Michael Müller

25 Jan – 02 Apr 2011

To sing of Being, its escaping wing,
to utter absence in a human chord
and recreate the meaning as we sing.

– 'Lament for Passenger Pigeons', Judith Wright.

The human skill of drawing underlies some of the most fundamental signifiers of culture, like the letters that make up an alphabet or the symbols that encode and decode faith and science. Over the course of civilisation, drawing has performed a variety of functions and one of its central uses is to render visible that which isn’t obviously present and to identify it. In Michael Müller’s art, lines – the basic element of drawing – arrange themselves with nearly obsessive precision, determined to open up an intimate, private world to the observer. 

Symbols, because of their dependence upon the draughtsman, are often the expression of symptoms rather than conditions. Müller’s is an intensely private visual vocabulary for intimate narratives because his art is inspired by his own experiences. His German-Indian parentage allows him to straddle both Eastern and Western cultures. This experience is repeatedly manipulated in Müller’s works, particularly those that are part of this exhibition. Growing up in Germany, Müller’s idea of India was that of a seemingly infinite cultural, philosophical, religious, geographical, architectural and musical diversity. This perspective has remained the starting point of his artistic analyses that visually articulate an encounter between the East and West. It isn’t a simplistic or wide-eyed ingénue’s vision of India, however. Müller has journeyed across India numerous times and divides his time between Berlin and Ladakh. His understanding of the concepts that feature in his art is far from superficial. His works are the result of a persistent exploration that has taken many forms over the years.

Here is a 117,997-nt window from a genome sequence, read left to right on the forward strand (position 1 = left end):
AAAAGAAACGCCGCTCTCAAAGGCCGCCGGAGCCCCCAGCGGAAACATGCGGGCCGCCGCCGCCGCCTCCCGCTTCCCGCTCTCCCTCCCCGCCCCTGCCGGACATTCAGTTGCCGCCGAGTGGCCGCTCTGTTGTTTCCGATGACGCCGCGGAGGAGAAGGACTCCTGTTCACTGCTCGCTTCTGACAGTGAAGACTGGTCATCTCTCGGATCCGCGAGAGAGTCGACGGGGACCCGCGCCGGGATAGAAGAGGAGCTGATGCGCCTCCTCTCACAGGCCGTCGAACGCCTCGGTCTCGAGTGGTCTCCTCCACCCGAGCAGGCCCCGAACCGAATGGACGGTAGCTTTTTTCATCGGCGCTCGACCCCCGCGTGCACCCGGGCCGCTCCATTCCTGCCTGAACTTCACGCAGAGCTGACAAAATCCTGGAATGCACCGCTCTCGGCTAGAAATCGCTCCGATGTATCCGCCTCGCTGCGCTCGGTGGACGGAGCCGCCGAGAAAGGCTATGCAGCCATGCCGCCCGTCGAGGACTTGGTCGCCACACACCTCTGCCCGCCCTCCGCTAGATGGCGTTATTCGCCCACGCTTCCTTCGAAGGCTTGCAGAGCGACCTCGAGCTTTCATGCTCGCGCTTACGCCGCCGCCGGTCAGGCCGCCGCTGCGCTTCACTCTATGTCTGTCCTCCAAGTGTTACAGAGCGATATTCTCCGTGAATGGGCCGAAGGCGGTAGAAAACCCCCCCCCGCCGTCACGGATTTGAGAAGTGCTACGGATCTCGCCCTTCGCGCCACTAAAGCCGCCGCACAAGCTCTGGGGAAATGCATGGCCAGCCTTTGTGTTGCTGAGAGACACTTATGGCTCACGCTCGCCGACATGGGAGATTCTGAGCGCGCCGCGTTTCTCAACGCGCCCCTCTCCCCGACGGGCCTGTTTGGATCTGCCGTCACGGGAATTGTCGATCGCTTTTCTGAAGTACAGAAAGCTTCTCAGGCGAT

Born in 1970, Müller began as a student of sculpture and art at the Düsseldorf Art Academy. Today he is perhaps best known for his drawings, but as the variety of media in this exhibition show, Müller comfortably utilises different media when his subject demands it. Pieces of Music and Colour has ceramic pieces, drawings and paintings. All the works navigate between Indian and Western cultural beliefs, and are concerned with the interplay between order and disorder that Müller seems to consider the crux of a belief system.